When the new school year begins in late August, school officials at St. Frances Academy, Baltimore, expect to see a more racially diverse enrollment with the addition of several Hispanic students, ending a two-year interlude with an all-black student body.
It’s the first time in its 179-year history that St. Frances Academy officials have actively recruited students, which they did with a concerted effort to enlist Hispanic teens.
“The Hispanic population in this state and this country is growing by leaps and bounds,” said David Owens, a tennis coach and teacher at the school who was educated by the Oblate Sisters of Providence, the same religious order that runs St. Frances Academy. “This school was founded by people of Hispanic origin and we’ve had Latino students here in the past. But, that element has kind of taken a back seat to children of African decent.”
St. Frances Academy was founded in 1828 in part by Mother Mary Lange, the Caribbean-born black nun – whose canonization is currently under Vatican consideration. Mother Lange helped establish the Oblate Sisters of Providence, the first Catholic religious order of American women of color.
The school was approached by the Maryland Governor’s Commission on Hispanic Affairs to recruit Latino students to provide this growing population with quality educational opportunities.
The inner-city school, located near the Maryland Penitentiary and Central Booking, was seen as desirable because of its track-record of academic success among minority students who are often from low-income families, said Haydee Rodriguez, executive director of the Governor’s Commission on Hispanic Affairs.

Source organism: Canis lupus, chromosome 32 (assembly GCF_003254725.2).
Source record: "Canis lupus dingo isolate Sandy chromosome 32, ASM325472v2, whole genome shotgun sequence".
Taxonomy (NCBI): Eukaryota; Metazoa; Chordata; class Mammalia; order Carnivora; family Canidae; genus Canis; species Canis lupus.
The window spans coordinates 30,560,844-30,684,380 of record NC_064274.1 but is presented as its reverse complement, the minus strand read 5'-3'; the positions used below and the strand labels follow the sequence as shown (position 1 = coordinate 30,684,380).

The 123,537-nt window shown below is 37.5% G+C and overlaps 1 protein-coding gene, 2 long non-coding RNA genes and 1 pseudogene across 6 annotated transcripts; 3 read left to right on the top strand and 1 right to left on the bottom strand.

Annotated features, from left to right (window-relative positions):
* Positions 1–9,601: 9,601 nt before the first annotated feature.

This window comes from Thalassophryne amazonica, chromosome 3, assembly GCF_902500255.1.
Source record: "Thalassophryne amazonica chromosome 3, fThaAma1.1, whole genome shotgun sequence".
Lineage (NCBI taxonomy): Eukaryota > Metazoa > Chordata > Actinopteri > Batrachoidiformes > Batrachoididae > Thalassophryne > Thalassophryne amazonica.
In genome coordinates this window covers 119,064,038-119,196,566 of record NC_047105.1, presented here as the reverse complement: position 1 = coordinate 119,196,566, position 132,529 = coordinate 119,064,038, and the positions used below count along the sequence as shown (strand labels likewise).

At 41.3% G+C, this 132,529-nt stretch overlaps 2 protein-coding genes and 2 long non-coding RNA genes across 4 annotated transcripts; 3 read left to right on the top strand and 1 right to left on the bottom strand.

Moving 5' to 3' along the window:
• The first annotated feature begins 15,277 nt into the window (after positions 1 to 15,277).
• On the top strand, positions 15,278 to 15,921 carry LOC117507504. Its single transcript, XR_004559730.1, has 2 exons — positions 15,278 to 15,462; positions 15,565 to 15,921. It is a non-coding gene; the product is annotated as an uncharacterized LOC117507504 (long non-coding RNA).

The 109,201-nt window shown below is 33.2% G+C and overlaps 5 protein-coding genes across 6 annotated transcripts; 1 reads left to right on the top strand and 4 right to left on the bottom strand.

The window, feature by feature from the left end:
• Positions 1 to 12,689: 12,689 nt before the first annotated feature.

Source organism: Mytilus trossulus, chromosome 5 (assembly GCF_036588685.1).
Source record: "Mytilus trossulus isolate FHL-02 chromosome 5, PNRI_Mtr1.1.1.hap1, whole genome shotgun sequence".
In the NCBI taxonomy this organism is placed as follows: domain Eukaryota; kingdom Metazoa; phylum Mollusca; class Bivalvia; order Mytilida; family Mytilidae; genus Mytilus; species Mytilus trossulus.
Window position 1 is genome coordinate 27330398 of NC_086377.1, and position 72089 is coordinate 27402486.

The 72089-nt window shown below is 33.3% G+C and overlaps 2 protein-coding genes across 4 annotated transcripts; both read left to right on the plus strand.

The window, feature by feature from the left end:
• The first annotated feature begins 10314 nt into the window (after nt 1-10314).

Approximately 90 percent of St. Frances Academy graduates enroll in college, said Sister Marcia Hall, O.S.P., principal of the school, who emphasized that a majority of them are first-generation college students in their families.
Their approach is to offer rigorous academics, strict discipline, uniform code and tough love, Mr. Owens said. “We want kids who want to be here and want to learn. Once we have them, we provide them with the tools to learn, the time to mature and the opportunity to succeed.”
But, the rules have to be followed, which was evident on a recent morning when several students were sent to the office because of uniform violations and one student – who had been warned the day before – was told to call a parent to bring in the proper attire, or she was going to be sent home for the day.
“They have a phenomenal record in terms of their graduation rate, but also in terms of the high-level of discipline and requirements for quality work from the kids,” Ms. Rodriguez said. “They know how to motivate kids who might otherwise fall through the cracks.”
It’s the kind of environment that is needed for Hispanic students, many of whom are very bright, but lack a family structure that promotes solid academic habits, she said.
Baltimore Archbishop Cardinal William H. Keeler has made it a priority to grant financial assistance to deserving Hispanic students accepted into Catholic schools within the archdiocese.
About 75 percent of the 320 students enrolled at St. Frances Academy receive some sort of financial assistance for the annual $6,300 tuition, the second-lowest among archdiocesan high schools, Sister Marcia said.
“I think the cardinal is a very smart man,” Ms. Rodriguez said. “He knows education is truly the one venue that opens doors and that opens opportunities. The more we invest to give kids education, the better off we will be as a society.”
Though the incoming Hispanic students may end two years of all-black student enrollment at St. Frances Academy, having a diversified population is not new to the school, Mr. Owens said.
In the past the student body has included Hispanic and white teenagers, but those numbers have paled in comparison to its black population.
In an effort to head off any racial tensions that may occur by the new recruits, school officials have enlisted the aid of the Mexican American Cultural Center in San Antonio, which will help school officials and the students embrace a multi-cultural future, Sister Marcia said.
“Of course, there is going to be an adjustment when students look around and see others who may not look like them,” she said. “But in a lot of ways, the Latino population can identify with the same challenges the black population faces in society.”
The school also has a multi-culture faculty, many of whom speak fluent Spanish, Sister Marcia said.